Essex County officials recently reported they spent more than $2 million to guard one inmate, Raymond Wallace, at Shattuck over a four-year period while he was awaiting trial. Wallace, 41, was shot during a botched escape in 2013 and has been too ill to stand trial, having undergone multiple surgeries, court records show. In testimony last year, Sheriff Kevin Coppinger called the costs of guarding him “crushing.”
Amid mounting medical costs, a possibility for parole
Lawsuits highlight other challenges the state faces in caring for sick prisoners. In March, the DOC settled a class-action suit with a group of men who alleged the prison system failed to provide drugs to cure their hepatitis C.
The suit said more than 1,500 inmates suffered from the disease, a liver infection that is spread through contact with blood or bodily fluids, but only three were being treated for it. If the settlement is approved by the court, the inmates should soon be treated more frequently and with more effective drugs, at an estimated cost of $30,000 to $50,000 per prisoner.
The agreement did not come in time for one of the suit’s two named plaintiffs, Emilian Paszko, a convicted murderer who died at age 64 of liver disease and kidney failure and is buried at the Gardner prison cemetery, death records show.
One inmate, Antonio Gomes, wrote a letter to the court in April urging the state to immediately provide him medical attention, worried the disease will lead to cancer. “I am a lifer, 65 years old, and unless I can somehow overturn the conviction or obtain a reduction in penalty, I cannot get treatment [anywhere] else but here.’’
One avenue to reducing the costs of care is medical parole. With passage of the new criminal justice law, dozens of inmates are likely to apply for it, hoping to get out before they die.
Benjamin LaGuer, a convicted rapist housed at the Gardner state prison who has liver cancer, hopes the political winds shift his way.
LaGuer filed a petition in April to be considered for release, arguing that he meets conditions of the new law: He says he is terminally ill, does not pose a safety risk, and has somewhere to go. He included a letter from his doctor, Kevan Harthshorn at Boston Medical Center, who says LaGuer’s survival “can now be measured in months rather than years.”
LaGuer also alleges that he was wrongfully convicted of the rape of a 59-year-old neighbor in 1983 and has had an array of high-profile supporters, including former Boston University president John Silber and Cambridge defense attorney Harvey Silverglate.
Silverglate urged the state to release LaGuer, saying he poses no safety risk. “His release would likewise lift from the Commonwealth the substantial burden and rather large expense, incurred in caring for terminally ill and elderly prisoners,’’ Silverglate wrote.
George McGrath, a 70-year-old inmate at the Norfolk prison, also hopes for freedom because of his health issues.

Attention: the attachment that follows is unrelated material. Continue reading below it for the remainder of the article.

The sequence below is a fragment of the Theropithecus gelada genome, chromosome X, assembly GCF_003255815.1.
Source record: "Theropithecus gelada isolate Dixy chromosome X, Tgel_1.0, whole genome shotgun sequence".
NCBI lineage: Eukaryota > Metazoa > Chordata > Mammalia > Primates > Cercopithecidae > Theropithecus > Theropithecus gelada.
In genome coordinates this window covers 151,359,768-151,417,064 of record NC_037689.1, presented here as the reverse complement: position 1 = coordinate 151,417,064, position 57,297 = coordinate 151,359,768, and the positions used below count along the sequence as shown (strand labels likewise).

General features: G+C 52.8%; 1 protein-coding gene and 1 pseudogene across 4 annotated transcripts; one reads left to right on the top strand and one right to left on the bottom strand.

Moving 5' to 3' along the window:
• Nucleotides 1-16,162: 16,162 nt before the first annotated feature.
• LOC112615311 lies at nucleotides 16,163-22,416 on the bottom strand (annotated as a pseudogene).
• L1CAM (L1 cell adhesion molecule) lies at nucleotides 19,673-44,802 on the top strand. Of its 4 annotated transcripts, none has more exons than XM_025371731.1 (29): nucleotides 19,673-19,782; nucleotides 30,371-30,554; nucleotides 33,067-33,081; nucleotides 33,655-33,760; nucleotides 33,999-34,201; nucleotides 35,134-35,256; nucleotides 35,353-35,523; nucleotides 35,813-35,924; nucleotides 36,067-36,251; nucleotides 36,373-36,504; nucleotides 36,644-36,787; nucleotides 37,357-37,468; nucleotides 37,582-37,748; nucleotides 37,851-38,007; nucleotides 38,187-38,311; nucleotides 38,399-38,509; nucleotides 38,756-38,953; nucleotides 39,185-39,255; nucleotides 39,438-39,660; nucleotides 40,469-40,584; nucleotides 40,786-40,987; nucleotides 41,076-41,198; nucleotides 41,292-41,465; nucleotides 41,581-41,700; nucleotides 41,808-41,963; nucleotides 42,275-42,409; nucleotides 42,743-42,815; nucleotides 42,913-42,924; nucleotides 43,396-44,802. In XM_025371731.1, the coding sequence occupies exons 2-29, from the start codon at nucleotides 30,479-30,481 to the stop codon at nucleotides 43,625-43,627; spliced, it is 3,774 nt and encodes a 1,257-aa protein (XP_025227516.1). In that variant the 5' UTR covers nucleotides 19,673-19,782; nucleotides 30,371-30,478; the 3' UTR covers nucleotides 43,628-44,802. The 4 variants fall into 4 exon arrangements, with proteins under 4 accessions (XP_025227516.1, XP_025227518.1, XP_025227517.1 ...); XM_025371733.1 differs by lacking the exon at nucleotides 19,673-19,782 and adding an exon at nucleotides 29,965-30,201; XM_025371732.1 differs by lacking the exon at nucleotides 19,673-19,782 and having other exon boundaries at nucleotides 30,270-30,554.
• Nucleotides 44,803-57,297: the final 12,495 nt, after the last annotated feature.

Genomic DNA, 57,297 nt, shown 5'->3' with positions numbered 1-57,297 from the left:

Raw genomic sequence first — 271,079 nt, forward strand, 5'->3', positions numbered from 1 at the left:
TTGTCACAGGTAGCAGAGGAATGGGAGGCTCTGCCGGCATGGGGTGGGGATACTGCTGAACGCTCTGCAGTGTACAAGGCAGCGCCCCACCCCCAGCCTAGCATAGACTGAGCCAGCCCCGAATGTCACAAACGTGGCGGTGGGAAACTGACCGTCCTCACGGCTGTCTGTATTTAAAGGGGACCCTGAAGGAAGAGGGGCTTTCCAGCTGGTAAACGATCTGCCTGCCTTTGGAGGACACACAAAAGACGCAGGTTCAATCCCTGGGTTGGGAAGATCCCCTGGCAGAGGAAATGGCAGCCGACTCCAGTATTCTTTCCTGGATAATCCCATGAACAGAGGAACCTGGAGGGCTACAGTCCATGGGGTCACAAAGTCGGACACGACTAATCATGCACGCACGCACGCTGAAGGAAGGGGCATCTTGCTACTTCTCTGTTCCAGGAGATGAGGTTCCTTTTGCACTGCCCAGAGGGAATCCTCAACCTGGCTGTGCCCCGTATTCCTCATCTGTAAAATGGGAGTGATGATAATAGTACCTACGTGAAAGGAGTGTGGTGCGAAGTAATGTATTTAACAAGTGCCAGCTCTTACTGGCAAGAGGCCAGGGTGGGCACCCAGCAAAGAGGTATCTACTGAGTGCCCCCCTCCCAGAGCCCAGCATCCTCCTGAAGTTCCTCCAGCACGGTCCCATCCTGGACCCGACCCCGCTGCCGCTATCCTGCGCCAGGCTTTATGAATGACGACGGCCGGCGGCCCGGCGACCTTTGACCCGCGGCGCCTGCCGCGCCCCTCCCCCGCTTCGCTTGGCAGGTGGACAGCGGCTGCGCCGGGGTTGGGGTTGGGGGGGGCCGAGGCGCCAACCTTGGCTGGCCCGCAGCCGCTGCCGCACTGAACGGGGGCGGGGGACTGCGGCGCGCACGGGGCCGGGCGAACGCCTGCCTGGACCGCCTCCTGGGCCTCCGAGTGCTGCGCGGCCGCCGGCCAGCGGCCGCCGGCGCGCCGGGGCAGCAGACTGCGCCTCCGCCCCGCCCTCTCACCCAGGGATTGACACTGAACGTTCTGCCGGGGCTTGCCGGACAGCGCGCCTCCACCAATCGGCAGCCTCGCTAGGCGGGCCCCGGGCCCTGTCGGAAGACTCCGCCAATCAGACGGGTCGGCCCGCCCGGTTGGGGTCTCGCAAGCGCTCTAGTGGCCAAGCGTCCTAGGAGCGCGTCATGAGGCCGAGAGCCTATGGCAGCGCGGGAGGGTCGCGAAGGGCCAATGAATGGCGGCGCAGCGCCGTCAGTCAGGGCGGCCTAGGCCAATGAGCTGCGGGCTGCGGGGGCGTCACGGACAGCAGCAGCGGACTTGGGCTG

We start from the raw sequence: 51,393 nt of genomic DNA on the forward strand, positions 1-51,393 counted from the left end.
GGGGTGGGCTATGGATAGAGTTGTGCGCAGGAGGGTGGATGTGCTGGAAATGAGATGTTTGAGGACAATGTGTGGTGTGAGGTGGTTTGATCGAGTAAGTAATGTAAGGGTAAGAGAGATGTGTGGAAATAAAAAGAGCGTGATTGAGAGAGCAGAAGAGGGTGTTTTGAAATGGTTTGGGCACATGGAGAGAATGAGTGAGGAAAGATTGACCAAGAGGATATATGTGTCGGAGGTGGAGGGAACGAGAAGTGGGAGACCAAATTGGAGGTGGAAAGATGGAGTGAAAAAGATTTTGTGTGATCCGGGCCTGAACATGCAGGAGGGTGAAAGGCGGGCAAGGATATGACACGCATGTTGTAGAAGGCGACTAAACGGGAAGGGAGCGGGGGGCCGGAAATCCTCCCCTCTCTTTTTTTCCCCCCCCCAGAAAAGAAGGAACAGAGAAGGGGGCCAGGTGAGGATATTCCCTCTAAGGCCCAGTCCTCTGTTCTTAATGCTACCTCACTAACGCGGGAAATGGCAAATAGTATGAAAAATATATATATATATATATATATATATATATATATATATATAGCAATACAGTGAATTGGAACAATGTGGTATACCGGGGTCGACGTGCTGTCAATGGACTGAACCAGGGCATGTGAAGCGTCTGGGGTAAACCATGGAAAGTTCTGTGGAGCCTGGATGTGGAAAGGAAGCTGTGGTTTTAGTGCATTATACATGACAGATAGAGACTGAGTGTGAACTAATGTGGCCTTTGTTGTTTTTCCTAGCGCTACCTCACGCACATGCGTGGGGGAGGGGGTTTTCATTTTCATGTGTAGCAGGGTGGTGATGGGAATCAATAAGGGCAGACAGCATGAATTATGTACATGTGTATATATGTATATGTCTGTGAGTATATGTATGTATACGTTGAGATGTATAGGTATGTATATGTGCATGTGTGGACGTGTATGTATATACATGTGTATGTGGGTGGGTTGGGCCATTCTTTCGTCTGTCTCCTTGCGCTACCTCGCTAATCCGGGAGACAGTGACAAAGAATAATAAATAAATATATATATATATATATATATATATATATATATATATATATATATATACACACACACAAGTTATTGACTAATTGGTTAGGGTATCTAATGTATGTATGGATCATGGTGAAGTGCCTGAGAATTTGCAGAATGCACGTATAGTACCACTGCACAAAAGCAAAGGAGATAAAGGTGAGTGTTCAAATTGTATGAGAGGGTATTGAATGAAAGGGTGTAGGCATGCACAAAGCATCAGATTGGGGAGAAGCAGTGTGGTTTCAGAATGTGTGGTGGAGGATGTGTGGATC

McGrath says he’s no longer the same man who helped rob a Roxbury drug store in 1968, which resulted in the shooting deaths of two people. McGrath says he has had eight heart attacks; has diabetes, heart disease, and hypertension; and has had parts of both feet amputated.
“I’ve been in for 49 years,” McGrath, who uses a wheelchair, said during a recent interview in prison. “It’s time to go home.”
And there’s Joe Labriola, a 71-year-old murder convict housed in a single cell fitted for a wheelchair at the medium security prison in Shirley.
Labriola, a Vietnam Veteran, says he did not commit the 1973 murder of a cocaine dealer he was convicted of. He has unsuccessfully petitioned for commutation but still holds out hope he may get out on medical parole.
He said when he goes to the hospital, he is supervised by two guards, and has a leg chained to the bed. “Taking a shower, it’s like running a marathon” he said. “My lungs are going. What threat would I be?’’
Willie Horton effect
Before Baker signed the criminal justice legislation in April, Massachusetts was one of only five states in the country not to have a medical parole or compassionate release provision.
The state’s reluctance to release inmates dates back to the 1980s, when convicted murderer Willie Horton raped a Maryland women while on a weekend furlough from a Massachusetts prison. His face became a staple of political ads in the 1988 presidential election, helping derail the presidential aspirations of then-governor Michael Dukakis.
More recently, state officials faced criticism in 2010 after a career criminal, Dominic Cinelli, was released on parole and fatally shot a Woburn police officer during a botched robbery.
Massachusetts officials seem to have taken a lesson from these cases. Since 2000, 769 inmates have requested commutations — or a reduction of their sentence — from the state Parole Board, but only one request has been approved by a sitting governor, state records show.
Across the United States, compassionate release programs have produced limited results. A 2013 report by the Office of the Inspector General at the US Department of Justice found that the program for federal prisoners was “poorly managed and implemented inconsistently,” likely resulting in some eligible inmates not being considered and others dying before their requests were determined.
Even without Baker’s proposed changes to the law, it’s unlikely that a flood of prisoners will be released.
Meanwhile inmates continue to be buried on the grounds of two state prisons, in Gardner and Bridgewater. The state has been burying indigent prisoners for more than a century at different facilities, including Concord and Framingham.
And state officials are making ready for them — they are even working to expand the cemetery at Gardner.
“They are starting to take some land down and clear for future plots,” said Kerry Keefe, director of treatment at the prison there “This isn’t a bad place to spend eternity, but I think you’d want someone at least to cry for you.”
This story was co-published with the Boston Globe and WGBH News. Claire Tran, Patrick Lovett, Rickie Houston, Ying Wang, and K. Sophie Will contributed to this article. Jenifer McKim can be reached at firstname.lastname@example.org.